Homeschooled children have benefited from personalized learning due to a dedicated parent who chose curriculum and lessons that best fit a child’s learning style. It is the ultimate in education. Often, we see attempts to mimic this idea of personalized learning that is accomplished with technology. Are the results the same?

Attorney Jane Robbins on the Truth in American Education website delves into this topic and provides us with much to consider. She states, the “goal of adopting education by machine is to (1) replace genuine education with training for workforce skills, and (2) eventually reshape individual personalities, attitudes, and mindsets to better fit the government-approved mold.” She also challenges the assertion that personalized learning via computer is beneficial to students.

IAHE has had concerns about the effects of technology on the brain. Parents, please consider the research as you determine what is in the best interest of your child.

Beware of the Personalized Learning Propaganda

The lust for money and power drives a lot of bad public policy. This truism certainly applies to education, where technology corporations have joined Brave New Worlders in seeking to implement technology-driven “personalized learning” (PL). What these forces won’t admit (or at least not in so many words) is that the goal of adopting education by machine is to (1) replace genuine education with training for workforce skills, and (2) eventually reshape individual personalities, attitudes, and mindsets to better fit the government-approved mold.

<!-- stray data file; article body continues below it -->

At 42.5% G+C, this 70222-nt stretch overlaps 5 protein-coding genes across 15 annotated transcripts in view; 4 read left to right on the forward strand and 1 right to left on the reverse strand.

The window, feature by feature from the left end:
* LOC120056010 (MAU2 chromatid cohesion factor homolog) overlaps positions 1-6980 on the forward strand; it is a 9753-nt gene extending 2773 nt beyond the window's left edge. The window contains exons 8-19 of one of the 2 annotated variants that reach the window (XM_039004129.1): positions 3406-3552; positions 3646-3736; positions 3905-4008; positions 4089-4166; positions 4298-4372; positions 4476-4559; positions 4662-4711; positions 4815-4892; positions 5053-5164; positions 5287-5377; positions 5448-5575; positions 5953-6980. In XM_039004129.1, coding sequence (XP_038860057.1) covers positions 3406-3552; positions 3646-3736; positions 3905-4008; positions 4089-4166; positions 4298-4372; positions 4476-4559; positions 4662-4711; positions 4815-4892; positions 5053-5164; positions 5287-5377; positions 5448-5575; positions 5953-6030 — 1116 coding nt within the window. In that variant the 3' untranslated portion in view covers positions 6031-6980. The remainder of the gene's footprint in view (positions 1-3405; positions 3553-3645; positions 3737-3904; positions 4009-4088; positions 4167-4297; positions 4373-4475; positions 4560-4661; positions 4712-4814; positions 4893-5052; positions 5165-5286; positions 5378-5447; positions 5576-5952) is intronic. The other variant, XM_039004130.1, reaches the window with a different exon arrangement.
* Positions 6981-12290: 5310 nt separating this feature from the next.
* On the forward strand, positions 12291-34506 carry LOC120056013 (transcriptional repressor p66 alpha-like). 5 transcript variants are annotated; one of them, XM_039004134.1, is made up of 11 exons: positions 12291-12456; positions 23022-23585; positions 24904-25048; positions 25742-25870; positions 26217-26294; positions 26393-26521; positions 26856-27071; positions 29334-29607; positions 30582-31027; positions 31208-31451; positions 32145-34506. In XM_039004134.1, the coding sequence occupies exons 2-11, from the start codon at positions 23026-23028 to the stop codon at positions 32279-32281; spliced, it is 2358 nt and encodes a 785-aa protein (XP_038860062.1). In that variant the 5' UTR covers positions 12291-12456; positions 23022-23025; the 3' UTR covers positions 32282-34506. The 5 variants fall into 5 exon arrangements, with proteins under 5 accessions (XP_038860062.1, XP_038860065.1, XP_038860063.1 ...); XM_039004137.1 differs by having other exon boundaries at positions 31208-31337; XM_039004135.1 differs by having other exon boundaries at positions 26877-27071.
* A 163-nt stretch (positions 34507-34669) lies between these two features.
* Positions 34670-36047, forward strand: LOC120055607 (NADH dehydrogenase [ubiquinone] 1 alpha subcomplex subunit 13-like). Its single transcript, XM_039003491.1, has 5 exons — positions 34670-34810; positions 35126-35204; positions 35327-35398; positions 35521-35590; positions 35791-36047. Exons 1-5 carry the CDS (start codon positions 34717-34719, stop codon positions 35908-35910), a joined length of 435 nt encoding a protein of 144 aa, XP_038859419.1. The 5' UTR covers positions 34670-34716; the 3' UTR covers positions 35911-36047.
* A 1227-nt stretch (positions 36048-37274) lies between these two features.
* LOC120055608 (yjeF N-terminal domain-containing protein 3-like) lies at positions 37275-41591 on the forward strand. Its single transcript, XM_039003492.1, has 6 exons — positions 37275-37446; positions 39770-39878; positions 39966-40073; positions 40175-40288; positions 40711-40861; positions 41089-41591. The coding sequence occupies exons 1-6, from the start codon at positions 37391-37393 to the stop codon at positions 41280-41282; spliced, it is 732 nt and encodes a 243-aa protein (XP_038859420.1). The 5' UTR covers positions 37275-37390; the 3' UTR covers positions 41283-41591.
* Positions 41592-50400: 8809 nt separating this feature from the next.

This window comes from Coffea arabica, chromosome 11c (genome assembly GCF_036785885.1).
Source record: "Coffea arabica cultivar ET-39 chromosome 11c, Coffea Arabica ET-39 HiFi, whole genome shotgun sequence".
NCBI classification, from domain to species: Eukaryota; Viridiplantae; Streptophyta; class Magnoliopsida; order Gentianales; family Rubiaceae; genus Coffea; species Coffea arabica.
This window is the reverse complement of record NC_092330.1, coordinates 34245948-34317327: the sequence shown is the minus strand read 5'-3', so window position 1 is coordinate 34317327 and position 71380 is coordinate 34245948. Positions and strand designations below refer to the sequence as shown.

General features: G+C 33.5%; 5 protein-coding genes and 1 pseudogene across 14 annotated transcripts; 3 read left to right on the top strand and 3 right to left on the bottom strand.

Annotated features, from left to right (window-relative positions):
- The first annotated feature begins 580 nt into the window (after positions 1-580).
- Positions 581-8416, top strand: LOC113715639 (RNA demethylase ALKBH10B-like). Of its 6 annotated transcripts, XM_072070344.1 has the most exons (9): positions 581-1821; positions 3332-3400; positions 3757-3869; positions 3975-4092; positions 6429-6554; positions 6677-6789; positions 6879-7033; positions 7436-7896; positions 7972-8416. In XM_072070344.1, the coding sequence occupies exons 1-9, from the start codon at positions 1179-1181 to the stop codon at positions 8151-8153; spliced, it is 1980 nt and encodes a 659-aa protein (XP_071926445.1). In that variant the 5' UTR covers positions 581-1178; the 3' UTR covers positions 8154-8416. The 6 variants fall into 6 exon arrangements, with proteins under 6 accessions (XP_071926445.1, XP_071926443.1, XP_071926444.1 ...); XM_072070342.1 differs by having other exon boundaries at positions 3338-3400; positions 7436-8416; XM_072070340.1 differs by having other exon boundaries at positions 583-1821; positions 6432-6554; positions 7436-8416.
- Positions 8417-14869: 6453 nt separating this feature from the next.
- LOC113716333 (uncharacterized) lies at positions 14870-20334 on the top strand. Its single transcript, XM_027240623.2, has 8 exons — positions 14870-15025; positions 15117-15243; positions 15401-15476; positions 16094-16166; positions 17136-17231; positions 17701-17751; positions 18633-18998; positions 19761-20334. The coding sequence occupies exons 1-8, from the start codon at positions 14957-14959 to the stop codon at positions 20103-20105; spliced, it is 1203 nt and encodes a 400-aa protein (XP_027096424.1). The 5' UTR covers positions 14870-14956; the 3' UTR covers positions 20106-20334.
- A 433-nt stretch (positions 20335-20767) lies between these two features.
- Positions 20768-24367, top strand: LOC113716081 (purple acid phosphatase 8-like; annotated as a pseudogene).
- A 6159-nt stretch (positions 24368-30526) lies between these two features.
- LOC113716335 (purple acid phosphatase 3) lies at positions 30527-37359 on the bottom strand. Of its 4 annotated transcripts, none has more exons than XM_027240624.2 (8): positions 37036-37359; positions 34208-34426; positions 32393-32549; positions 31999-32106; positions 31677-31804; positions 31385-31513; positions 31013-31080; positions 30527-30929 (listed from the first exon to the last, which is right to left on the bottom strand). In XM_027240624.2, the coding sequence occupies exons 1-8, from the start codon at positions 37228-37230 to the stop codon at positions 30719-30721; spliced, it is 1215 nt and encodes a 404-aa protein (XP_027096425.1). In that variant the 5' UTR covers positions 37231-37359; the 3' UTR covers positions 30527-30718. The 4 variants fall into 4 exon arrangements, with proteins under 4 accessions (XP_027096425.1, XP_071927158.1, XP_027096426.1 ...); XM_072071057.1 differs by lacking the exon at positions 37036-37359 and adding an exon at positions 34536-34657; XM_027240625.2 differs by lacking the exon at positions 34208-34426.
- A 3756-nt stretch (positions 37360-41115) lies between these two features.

But even if the goal of PL really were to bolster academic content knowledge by improving instruction, modern cognitive science suggests this can’t happen. A recent article by Benjamin Riley explains why. Writing for an issue of Educational Leadership devoted to “Getting Personalization Right,” Riley begins with this wry observation: “with the exception of the article you’ve just started reading, nearly everything you read in this magazine about personalized learning is probably wrong.”

Read more here.